Nearly 1 in 5 Americans may be dying unnecessarily due to car accidents, gunshot wounds and other traumatic injuries, according to a report by the National Academies of Sciences, Engineering and Medicine. The report’s findings take on a new urgency in light of the mass casualties resulting from the Orlando shootings at the Pulse nightclub.

Where a person lives will determine the access they will have to trauma care services, according to the report.  The Orlando massacre happened close to a major trauma care hospital, and ultimately helped to save more lives. The high ranking advisers of the report called on the White House to lead an effort to address the lack of fast access to top trauma care in parts of the country. The authors of the study said there is no one organization in charge of trauma care nationally, and urges the White House to establish a national system that integrates the military’s battle field expertise in civilian trauma care. “The nation has never seen better systems of care for those wounded on the battlefield,” said the authors of the report. The aim is to have a national trauma care system with “zero preventable deaths after injury and minimal trauma-related disability.”

The report findings found that nationwide:

  • Trauma is the leading cause of death for Americans under the age of 46, and cost $670 million in medical care expenses and lost productivity in 2013 alone;
  • Civilian trauma care is provided through a patchwork of trauma centers with varying results.
  • Two thirds of Americans have access to the most advanced Level 1 trauma care center, similar to the Orlando Regional Medical Center, within an hour by land or air.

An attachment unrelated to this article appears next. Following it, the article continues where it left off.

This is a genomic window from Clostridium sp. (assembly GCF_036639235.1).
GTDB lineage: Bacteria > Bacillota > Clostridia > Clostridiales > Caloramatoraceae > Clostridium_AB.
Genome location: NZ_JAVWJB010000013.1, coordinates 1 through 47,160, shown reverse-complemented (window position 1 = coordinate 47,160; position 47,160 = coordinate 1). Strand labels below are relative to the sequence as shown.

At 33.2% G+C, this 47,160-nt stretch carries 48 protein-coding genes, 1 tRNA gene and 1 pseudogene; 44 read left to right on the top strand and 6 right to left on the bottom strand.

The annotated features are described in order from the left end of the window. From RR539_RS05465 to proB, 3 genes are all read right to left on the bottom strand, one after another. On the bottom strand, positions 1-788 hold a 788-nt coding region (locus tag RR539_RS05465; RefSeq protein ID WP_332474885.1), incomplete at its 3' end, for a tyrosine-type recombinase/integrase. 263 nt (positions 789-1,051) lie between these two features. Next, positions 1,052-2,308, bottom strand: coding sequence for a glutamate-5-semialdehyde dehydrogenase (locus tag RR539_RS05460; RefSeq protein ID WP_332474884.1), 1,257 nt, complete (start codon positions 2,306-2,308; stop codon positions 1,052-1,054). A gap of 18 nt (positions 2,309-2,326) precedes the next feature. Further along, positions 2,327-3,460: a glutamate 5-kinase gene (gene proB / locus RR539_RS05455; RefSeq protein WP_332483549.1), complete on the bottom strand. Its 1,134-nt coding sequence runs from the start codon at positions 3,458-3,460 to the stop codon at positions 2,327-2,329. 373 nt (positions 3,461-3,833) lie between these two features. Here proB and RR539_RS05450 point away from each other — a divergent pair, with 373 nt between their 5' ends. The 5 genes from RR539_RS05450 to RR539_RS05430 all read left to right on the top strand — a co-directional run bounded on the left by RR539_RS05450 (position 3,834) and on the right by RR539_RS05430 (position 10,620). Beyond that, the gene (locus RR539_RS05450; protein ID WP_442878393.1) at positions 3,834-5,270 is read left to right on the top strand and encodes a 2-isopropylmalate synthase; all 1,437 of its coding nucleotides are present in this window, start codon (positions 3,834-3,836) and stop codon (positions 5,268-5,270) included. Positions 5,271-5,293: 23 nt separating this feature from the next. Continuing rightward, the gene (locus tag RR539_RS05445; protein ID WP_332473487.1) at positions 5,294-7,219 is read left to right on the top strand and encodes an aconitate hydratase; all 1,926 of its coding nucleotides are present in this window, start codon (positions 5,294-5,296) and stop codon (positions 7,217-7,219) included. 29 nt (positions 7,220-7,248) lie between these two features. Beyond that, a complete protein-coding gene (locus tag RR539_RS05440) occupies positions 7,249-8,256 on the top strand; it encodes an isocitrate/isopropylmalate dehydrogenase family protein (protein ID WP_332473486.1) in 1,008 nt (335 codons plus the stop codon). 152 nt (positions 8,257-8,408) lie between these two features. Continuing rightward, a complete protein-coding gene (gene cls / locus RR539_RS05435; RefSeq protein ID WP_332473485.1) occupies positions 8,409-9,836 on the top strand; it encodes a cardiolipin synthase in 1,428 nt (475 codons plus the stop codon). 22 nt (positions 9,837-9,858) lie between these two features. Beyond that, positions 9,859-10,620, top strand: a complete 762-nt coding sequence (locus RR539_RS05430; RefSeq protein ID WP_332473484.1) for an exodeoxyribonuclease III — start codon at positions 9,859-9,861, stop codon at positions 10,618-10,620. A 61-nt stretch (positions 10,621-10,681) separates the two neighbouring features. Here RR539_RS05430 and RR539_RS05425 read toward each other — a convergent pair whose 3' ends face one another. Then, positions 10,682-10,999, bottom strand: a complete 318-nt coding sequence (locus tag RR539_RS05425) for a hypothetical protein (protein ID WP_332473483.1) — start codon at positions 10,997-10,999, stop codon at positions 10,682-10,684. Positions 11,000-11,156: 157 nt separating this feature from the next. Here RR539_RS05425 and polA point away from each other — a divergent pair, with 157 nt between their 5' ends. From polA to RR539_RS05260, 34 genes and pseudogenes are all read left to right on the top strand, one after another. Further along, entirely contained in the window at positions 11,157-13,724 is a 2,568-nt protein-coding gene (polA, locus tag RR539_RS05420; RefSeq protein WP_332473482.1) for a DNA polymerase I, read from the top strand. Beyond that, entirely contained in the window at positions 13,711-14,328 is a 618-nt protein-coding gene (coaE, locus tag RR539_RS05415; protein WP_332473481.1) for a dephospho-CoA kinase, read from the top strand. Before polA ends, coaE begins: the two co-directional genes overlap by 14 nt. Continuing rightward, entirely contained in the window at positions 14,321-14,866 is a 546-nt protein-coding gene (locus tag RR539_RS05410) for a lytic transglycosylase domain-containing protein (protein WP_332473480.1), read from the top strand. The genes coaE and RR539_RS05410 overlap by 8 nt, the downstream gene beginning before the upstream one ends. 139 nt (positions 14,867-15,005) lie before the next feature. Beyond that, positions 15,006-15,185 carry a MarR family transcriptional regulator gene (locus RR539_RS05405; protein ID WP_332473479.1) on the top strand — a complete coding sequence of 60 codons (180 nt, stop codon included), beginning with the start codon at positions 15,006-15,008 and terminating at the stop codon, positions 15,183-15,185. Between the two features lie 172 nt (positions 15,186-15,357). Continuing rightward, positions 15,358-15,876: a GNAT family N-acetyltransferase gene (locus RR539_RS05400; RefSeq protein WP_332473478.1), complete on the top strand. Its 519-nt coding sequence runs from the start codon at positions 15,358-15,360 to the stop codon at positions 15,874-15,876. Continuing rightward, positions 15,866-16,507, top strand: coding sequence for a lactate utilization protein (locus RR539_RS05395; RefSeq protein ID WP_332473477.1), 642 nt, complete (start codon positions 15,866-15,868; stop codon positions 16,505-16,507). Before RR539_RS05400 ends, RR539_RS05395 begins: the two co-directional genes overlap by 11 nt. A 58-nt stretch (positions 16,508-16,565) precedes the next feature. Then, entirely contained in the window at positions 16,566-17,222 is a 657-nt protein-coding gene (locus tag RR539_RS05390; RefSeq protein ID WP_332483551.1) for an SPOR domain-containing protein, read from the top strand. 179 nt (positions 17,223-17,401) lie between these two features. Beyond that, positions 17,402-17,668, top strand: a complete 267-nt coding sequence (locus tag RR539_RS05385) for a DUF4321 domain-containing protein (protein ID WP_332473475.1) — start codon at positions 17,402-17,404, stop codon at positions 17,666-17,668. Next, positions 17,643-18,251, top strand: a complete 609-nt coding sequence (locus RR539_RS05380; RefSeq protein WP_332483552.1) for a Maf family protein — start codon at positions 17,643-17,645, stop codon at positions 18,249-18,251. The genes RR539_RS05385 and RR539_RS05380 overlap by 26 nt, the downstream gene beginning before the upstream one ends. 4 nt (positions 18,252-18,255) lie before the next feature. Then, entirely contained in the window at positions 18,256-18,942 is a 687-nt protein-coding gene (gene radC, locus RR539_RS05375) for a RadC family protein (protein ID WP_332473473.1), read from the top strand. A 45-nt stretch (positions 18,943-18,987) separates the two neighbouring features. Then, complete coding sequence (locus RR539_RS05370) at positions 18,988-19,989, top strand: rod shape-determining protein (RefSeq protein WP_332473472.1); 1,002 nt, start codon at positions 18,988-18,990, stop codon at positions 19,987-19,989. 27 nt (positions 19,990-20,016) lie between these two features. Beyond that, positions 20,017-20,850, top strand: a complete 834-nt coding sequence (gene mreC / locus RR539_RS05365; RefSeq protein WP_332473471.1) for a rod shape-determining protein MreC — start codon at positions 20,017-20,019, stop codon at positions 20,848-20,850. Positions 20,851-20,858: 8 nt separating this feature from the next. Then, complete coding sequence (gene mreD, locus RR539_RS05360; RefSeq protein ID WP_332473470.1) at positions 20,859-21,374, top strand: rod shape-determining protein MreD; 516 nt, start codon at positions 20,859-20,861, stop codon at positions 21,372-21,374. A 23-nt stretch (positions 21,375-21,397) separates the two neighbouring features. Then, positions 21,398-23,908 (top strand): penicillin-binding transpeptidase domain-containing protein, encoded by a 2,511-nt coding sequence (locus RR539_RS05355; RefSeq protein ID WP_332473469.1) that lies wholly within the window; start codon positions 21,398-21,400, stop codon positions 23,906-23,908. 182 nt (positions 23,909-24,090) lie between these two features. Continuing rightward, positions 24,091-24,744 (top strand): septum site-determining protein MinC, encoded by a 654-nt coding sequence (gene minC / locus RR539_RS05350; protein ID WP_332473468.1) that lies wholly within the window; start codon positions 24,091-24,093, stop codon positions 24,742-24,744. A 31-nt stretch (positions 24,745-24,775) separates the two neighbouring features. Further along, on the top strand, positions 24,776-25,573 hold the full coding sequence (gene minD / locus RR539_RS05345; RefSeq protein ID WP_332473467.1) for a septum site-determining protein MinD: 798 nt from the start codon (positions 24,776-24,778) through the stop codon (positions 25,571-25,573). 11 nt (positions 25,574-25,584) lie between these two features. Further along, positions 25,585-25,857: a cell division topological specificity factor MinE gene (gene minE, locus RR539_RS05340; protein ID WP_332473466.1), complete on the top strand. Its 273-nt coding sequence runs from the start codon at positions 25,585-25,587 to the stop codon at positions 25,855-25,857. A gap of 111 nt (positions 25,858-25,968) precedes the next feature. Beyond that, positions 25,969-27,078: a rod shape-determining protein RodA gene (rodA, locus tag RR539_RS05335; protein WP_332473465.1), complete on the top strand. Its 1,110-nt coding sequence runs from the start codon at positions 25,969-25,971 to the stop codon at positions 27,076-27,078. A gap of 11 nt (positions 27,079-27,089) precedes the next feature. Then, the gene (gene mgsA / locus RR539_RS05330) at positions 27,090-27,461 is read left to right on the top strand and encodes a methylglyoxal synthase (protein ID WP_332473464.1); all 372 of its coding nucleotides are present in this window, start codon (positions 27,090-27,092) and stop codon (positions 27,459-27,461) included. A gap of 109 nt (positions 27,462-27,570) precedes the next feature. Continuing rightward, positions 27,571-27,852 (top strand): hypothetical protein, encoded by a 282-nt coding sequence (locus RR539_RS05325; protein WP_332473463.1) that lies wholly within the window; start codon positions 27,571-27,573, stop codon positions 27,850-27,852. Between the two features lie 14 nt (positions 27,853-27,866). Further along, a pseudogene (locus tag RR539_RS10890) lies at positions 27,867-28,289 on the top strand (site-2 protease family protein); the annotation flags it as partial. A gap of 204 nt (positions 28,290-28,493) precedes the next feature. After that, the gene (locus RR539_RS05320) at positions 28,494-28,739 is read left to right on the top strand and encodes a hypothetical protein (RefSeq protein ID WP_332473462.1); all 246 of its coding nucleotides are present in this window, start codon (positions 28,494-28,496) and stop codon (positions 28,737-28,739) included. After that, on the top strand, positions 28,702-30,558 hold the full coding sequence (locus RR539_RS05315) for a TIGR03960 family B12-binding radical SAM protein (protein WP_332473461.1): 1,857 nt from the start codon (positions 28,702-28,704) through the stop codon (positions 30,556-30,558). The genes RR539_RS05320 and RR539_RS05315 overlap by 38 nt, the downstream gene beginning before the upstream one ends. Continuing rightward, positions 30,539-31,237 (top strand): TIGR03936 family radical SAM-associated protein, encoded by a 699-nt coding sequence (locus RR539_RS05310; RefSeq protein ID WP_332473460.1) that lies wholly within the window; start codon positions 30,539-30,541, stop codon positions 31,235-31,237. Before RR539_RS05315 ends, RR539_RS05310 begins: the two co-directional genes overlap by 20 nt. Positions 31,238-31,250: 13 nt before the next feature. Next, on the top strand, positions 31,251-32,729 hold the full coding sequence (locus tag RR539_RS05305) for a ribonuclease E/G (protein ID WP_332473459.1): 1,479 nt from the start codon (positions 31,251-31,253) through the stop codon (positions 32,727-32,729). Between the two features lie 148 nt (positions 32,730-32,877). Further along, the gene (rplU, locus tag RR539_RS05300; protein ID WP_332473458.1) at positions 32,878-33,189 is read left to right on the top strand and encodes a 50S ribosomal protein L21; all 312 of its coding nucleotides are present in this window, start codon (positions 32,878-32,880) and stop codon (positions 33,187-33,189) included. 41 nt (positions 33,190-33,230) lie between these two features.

• Only 1 in 4 rural residents have this access, compared to 90 percent of those in urban areas.
  • Optimal trauma care may have reduced the 147,790 deaths in the United States by 20 percent in 2014—nearly 30,000 may have been preventable.

The report recommends that The White House convene a consortium of federal (military and civilian) governmental, academic, professional society and private sector stakeholders to develop a framework for an improved national trauma care system. The timing is right says a lead panelist, Dr. John Holcomb, a trauma surgeon and retired Army colonel at the University of Texas Health Science Center. These issues have been debated in the past but “this time maybe the difference is we’ve just completed a big war. People are very concerned about it. We do have terrorism going on on our own soil.  We do have a civilian trauma system that although not perfect is ready to receive some of these lessons-learned,” he said.

Source: “A National Trauma Care System: Integrating Military and Civilian trauma Systems to Achieve Zero Preventable Deaths After Injury,” The National Academies of Sciences, Engineering, and Medicine, June 2016

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